Gary Vaynerchuk, the founder of VaynerMedia, is also an advocate for live video. He records many of his Ask Gary Vee shows on Facebook Live, with some episodes gathering over 450,000 viewers. Vaynerchuk also dabbles in impromptu Q&A sessions on Instagram Live.

From a personal branding perspective, live video marketing makes absolute sense. It further strips away any inauthenticity, promotes dialogue and makes the viewer feel closer to the streamer.

Learning Opportunities

Where Are the Streams?

As previously mentioned, major social media platforms have high hopes for live video. But as usual, each one is approaching the trend in its own way.

If you’re looking to launch a live video marketing campaign, here are the most intelligent places to host your live feeds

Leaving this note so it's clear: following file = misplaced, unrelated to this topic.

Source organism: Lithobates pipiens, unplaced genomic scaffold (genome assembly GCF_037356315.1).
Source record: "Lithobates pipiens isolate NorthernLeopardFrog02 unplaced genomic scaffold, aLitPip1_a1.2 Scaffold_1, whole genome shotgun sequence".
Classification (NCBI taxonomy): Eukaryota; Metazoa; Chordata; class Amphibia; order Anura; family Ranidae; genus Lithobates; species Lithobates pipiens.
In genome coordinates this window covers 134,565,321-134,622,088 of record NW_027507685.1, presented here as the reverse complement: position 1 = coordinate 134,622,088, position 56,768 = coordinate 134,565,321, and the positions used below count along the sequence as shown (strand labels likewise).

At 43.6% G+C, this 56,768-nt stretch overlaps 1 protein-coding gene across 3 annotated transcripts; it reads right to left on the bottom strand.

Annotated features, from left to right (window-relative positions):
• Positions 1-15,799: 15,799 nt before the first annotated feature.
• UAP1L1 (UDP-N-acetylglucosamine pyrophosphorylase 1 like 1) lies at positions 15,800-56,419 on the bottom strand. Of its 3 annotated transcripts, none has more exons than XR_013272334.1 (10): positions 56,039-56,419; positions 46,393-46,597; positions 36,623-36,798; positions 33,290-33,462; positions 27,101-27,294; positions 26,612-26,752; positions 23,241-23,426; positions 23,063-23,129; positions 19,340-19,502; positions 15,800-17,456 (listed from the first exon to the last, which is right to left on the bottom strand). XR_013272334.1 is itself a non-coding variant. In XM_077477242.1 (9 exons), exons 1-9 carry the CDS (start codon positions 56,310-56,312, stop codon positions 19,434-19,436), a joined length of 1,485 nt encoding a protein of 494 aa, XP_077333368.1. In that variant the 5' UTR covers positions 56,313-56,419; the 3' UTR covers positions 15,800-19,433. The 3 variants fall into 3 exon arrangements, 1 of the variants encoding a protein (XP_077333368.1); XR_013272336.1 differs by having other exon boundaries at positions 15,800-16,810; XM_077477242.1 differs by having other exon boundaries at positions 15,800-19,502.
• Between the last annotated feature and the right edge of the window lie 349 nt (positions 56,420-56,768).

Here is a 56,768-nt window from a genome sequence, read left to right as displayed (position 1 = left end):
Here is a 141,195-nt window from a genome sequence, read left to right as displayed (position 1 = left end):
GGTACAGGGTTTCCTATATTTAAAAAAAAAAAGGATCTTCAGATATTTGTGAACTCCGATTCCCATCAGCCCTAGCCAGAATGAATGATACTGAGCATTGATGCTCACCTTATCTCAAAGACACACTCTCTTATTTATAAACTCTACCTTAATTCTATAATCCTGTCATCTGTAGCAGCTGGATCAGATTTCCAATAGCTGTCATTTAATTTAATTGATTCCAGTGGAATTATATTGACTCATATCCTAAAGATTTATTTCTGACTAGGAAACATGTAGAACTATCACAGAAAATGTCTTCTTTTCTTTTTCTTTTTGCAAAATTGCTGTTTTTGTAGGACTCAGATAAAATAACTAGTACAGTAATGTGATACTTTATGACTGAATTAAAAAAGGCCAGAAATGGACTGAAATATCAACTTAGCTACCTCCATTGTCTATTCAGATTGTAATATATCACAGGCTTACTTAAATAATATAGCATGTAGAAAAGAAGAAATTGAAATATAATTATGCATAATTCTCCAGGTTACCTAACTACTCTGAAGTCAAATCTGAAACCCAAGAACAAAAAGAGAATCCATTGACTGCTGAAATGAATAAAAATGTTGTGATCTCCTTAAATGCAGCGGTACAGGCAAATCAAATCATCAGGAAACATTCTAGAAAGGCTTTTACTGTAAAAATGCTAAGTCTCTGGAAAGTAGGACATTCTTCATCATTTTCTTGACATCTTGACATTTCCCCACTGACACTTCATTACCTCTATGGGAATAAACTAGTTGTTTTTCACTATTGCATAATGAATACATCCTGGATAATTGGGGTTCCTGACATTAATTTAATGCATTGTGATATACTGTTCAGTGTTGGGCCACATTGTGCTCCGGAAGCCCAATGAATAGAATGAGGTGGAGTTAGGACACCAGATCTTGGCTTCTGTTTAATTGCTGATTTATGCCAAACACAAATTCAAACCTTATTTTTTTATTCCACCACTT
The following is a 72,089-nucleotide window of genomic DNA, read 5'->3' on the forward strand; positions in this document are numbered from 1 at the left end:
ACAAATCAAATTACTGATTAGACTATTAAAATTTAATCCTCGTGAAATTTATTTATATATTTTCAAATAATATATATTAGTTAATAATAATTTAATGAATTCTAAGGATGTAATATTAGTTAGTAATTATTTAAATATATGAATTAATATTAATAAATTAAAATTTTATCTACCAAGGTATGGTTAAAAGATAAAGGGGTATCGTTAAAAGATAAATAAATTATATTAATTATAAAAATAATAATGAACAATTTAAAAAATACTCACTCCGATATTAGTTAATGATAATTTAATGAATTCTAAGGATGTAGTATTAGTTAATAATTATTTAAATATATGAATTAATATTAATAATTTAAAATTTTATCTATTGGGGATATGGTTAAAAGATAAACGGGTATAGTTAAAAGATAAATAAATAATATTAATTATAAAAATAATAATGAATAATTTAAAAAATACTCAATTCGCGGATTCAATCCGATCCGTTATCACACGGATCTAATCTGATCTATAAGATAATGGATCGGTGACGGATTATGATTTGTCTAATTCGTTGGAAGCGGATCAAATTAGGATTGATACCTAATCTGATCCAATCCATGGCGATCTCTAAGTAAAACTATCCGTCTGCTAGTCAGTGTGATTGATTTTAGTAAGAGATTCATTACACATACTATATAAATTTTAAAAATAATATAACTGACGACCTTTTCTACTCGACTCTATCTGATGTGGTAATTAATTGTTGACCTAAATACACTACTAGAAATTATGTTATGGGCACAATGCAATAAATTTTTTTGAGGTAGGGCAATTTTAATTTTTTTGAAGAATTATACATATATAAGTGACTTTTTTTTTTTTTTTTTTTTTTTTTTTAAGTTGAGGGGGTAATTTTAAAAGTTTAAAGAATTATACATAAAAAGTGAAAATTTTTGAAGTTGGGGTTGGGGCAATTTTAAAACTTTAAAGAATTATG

Facebook Live

“[In a] few years from now, the vast majority of the content that people consume online will be video.“

That’s what Mark Zuckerberg claimed in 2016 at the Mobile World Congress, and just a few months later, his two platforms (Facebook and Instagram) were hosting live streams.

Today, Facebook’s algorithm looks favourably upon live video — which likely has something to do with the fact that Facebook users comment 10X more on live videos than they do on regular videos. As a result of this high engagement rate, Facebook recently announced that ads are coming to Facebook Live.


The unique role of Snapchat marketing in the enterprise space is now way too big to ignore.

Although you can’t technically go live on Snapchat, the app offers a unique halfway-house between live video and traditional video. Plus, the fact that Snapchat users share 9,000 snaps every second is reason enough to experiment with it.